The government is mindful of the political context, about the somewhat precarious position that Mr. Wickremasinghe is in, today. Speculation is rife that finally, after many years, there will be a change in leadership taking place at Sirikotha, sometime on the 12th of December or soon after. ‘Change’ remains doubtful of course, but the fact that there needs to be a significant change in the UNP leadership cannot be doubted. In such a context, it causes no great wonder to witness Mr. Wickremasinghe enjoying his leadership position, untroubled by the government, even though Mr. Wickremasinghe is perhaps the most prominent political leader in Parliament to have denigrated the Sri Lankan Armed Forces.
More importantly, that Mr. Wickremasinghe has done so especially during the final stages of the conflict, has been so prominently and forcefully pointed out by the government – especially during election time – when day after day statements made by Mr. Wickremasinghe denigrating the Armed Forces are repeatedly shown in the government’s news channels.
Such is the irony of this episode, and some in government continue to tell us that they are deeply wounded and angered by the alleged pro-LTTE activity of Dr. Jayawardena. Plans are devised to investigate whether he was instrumental in instigating the protest movement of the pro-LTTE groups, and Mr. Wickremasinghe very happily agrees that some form of inquiry should take place! Dr. Jayawardena’s past causes so much concern. Mr. Wickremesinghe’s past is conveniently forgotten.
Suddenly, we also realize that Mr. Sajith Premadasa is facing an uphill task. His political rivals are not only Mr. Wickremesinghe and those close to him (many of them being MPs, let us not forget, who denigrated and ridiculed the Armed Forces not so long ago) - but also those in government. That is why the challenge faced by the UNP-reformist group is a gargantuan one, and the struggle is not only a political struggle confined to the UNP, but in a sense, a national struggle with formidable forces working against the reformists.
In addition, however, it needs to be noted that the suggestion made by some that there should be a reformation of the UNP and its brand of politics before a leadership change takes place is an important one. Yet, it is quite clear to many that such change ought to have come sometime ago. That necessary reformation did not take place for so long affirms the view that under the present leadership, no such reformation can be expected, anytime in the near future.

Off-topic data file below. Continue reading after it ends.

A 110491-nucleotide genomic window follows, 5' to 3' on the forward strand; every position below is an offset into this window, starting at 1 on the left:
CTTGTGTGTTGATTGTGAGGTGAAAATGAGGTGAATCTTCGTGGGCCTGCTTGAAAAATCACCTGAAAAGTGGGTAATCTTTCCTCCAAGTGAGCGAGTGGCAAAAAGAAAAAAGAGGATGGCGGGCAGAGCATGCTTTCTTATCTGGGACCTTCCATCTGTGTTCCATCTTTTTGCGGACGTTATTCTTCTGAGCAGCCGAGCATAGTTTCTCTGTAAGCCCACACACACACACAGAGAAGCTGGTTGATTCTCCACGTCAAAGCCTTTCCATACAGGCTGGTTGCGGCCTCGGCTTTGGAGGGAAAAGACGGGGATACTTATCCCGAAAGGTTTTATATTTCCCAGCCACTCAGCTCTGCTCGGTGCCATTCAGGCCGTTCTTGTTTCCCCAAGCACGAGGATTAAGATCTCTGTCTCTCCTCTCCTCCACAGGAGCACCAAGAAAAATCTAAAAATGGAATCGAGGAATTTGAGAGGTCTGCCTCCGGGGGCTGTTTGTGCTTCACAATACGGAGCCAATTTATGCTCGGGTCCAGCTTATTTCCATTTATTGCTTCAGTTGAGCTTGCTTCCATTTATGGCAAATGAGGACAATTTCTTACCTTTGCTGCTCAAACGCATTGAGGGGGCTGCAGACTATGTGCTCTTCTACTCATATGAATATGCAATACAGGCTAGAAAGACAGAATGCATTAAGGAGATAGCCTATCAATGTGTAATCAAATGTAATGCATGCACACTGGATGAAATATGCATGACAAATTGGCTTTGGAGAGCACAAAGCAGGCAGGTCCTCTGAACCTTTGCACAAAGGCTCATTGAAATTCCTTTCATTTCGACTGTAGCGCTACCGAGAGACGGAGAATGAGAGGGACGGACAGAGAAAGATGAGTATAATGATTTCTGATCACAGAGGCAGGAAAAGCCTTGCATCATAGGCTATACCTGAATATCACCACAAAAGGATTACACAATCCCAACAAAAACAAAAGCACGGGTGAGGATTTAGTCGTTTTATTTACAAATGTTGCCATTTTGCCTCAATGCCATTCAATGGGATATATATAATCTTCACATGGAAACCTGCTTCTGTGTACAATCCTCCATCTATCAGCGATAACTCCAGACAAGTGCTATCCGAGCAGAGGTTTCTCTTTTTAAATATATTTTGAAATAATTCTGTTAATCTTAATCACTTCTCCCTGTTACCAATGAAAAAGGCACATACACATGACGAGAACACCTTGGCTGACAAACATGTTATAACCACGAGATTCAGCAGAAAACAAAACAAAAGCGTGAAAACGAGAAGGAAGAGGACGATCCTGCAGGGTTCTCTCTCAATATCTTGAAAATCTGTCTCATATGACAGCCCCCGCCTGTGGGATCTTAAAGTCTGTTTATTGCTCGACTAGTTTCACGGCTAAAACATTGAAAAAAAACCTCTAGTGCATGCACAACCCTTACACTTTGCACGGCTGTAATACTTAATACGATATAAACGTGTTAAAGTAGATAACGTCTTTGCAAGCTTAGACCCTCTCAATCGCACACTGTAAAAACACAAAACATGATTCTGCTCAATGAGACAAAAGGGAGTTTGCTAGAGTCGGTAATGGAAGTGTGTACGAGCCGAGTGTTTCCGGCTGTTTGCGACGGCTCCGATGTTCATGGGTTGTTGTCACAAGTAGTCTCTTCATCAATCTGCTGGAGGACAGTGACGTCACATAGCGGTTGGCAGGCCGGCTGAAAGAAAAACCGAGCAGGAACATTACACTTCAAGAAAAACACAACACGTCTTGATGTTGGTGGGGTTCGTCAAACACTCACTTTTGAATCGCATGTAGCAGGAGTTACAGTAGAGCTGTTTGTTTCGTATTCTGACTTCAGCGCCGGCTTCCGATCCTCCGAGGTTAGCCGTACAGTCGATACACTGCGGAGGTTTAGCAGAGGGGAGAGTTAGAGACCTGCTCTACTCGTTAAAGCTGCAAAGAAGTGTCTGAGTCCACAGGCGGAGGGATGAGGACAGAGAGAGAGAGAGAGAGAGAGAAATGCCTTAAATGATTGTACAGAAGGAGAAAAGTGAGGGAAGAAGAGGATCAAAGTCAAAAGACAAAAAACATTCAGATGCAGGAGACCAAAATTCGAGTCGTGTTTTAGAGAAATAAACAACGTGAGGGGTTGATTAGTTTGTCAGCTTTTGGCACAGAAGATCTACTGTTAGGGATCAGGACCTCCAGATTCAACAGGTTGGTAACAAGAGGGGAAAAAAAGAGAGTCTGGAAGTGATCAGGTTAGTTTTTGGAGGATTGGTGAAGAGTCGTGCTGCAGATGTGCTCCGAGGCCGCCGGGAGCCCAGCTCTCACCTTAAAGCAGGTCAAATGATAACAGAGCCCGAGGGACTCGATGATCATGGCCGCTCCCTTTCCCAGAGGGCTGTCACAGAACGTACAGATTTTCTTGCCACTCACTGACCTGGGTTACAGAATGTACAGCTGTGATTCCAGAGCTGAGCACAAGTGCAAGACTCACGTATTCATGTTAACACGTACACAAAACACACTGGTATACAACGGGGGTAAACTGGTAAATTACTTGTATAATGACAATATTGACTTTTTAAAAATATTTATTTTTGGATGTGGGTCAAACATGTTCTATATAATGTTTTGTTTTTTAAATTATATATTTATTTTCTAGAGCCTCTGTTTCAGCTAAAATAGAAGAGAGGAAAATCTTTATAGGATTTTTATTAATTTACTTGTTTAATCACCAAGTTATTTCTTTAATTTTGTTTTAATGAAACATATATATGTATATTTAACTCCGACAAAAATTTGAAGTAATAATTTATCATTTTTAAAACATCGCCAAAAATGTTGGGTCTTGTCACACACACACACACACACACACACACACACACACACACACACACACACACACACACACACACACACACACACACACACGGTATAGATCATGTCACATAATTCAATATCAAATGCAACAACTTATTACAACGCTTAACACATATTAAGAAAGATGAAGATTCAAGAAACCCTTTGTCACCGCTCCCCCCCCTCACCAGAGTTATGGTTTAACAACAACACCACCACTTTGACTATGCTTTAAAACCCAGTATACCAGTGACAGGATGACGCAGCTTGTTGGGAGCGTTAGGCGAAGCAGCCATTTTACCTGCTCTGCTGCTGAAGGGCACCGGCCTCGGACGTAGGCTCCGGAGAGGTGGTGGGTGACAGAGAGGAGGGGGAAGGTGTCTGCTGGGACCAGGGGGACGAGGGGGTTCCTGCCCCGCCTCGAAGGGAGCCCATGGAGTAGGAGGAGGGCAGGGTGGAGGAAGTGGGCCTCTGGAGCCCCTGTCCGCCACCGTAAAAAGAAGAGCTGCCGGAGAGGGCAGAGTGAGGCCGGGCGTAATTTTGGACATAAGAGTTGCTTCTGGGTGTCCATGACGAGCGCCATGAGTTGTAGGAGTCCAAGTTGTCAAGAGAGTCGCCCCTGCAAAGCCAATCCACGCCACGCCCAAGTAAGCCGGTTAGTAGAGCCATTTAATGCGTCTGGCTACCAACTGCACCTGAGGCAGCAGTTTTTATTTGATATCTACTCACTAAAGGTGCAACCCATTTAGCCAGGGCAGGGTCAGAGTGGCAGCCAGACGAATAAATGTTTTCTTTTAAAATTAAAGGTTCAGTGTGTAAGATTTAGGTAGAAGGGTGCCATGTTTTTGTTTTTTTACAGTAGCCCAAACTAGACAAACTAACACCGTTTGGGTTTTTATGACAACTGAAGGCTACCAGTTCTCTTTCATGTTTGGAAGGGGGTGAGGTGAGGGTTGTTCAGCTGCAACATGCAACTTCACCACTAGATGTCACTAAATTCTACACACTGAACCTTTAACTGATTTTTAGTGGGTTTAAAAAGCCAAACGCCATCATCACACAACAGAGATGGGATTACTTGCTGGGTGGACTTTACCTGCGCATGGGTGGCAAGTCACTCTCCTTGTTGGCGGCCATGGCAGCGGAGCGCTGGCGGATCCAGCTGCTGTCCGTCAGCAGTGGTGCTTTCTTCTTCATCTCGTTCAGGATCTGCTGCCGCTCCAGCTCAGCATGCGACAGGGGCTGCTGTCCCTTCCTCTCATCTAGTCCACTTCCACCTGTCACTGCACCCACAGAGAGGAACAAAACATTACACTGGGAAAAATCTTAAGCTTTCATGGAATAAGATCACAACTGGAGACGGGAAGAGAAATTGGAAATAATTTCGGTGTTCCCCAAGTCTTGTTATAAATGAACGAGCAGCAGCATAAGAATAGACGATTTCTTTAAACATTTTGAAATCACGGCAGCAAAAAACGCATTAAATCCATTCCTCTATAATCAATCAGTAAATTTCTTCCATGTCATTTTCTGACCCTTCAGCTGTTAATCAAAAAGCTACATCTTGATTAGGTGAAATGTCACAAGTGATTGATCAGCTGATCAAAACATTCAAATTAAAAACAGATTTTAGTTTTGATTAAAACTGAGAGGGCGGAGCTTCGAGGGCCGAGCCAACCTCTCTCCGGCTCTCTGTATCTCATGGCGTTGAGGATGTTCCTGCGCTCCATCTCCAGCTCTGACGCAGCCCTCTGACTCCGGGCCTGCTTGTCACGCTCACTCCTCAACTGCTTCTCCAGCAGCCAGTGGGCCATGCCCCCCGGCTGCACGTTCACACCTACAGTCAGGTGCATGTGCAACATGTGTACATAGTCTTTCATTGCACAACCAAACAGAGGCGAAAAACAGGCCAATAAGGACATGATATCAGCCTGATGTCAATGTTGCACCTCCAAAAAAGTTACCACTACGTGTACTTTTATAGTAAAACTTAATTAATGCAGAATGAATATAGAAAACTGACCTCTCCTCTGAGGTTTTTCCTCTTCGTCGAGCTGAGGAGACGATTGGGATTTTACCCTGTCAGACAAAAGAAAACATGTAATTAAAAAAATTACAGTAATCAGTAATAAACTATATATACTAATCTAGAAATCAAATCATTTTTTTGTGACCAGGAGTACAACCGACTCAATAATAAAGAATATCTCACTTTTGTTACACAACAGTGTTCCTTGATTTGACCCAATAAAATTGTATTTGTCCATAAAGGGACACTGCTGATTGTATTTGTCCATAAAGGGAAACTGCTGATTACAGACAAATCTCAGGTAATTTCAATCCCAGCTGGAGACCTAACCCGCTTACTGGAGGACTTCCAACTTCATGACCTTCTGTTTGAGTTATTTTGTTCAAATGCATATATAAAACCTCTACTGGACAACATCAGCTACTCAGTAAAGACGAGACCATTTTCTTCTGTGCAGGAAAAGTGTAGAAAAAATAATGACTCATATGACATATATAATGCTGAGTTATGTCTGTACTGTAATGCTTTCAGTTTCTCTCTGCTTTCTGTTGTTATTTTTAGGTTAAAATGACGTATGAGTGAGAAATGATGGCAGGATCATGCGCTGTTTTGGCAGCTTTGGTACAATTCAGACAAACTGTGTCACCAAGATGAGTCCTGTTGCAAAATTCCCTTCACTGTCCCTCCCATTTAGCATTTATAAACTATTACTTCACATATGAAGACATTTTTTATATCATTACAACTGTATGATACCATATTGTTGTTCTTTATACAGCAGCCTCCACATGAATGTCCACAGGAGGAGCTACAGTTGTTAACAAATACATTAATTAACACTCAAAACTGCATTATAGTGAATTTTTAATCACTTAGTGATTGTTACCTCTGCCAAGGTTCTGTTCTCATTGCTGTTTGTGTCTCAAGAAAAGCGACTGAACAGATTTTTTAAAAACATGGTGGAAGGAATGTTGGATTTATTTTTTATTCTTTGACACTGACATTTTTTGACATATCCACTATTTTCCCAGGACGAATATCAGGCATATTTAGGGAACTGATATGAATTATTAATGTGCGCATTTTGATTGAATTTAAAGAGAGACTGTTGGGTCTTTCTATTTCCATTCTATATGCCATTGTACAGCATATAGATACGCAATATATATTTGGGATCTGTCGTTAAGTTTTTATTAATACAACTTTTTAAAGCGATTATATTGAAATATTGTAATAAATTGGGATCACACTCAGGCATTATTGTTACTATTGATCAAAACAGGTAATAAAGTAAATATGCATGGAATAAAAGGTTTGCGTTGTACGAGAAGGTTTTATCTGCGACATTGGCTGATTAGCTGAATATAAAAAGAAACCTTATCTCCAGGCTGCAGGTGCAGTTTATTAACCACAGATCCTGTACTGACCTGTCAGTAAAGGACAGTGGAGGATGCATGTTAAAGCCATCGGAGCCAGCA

There was time to reform, there was time to reorganize, if such reformation or reorganization was considered to be necessary by Mr. Wickremasinghe and his group. Today, ‘reorganization’ seems to mean one thing: a new leader. As MP Dayasiri Jayasekera once noted, this is what the people seem to be demanding today (as he pointed out in a speech some months ago, prathi-sanwidhaanaya kiyanne ekai; apita aluth naayakayek denna). And importantly, the concern raised - that the UNP needs to be reformed before leaders are changed - can be addressed if that very change in leadership is a change which promises a reformation of the party, its politics and its message.
There is then a subtle relationship between the raucous and cackling response of the government, and the upcoming UNP Convention. Especially at a time as this, when so many are playing so many different political roles and so much is at stake, one cannot deny this. The government has made a lot of noise. Mr. Wickremesinghe seems to have understood the hidden message. But let us hope that the government is more serious about the accusations it levels against members of the Opposition.
The government cannot ignore the importance of holding an inquiry into the accusations leveled, for a long time now, against Mr. Wickremesinghe; since it could turn out that it was Mr. Wickremesinghe who remains the main culprit in this entire episode. That inquiry needs to take place before the 12th of December!
(Kalana Senaratne is a postgraduate research student at the University of Hong Kong)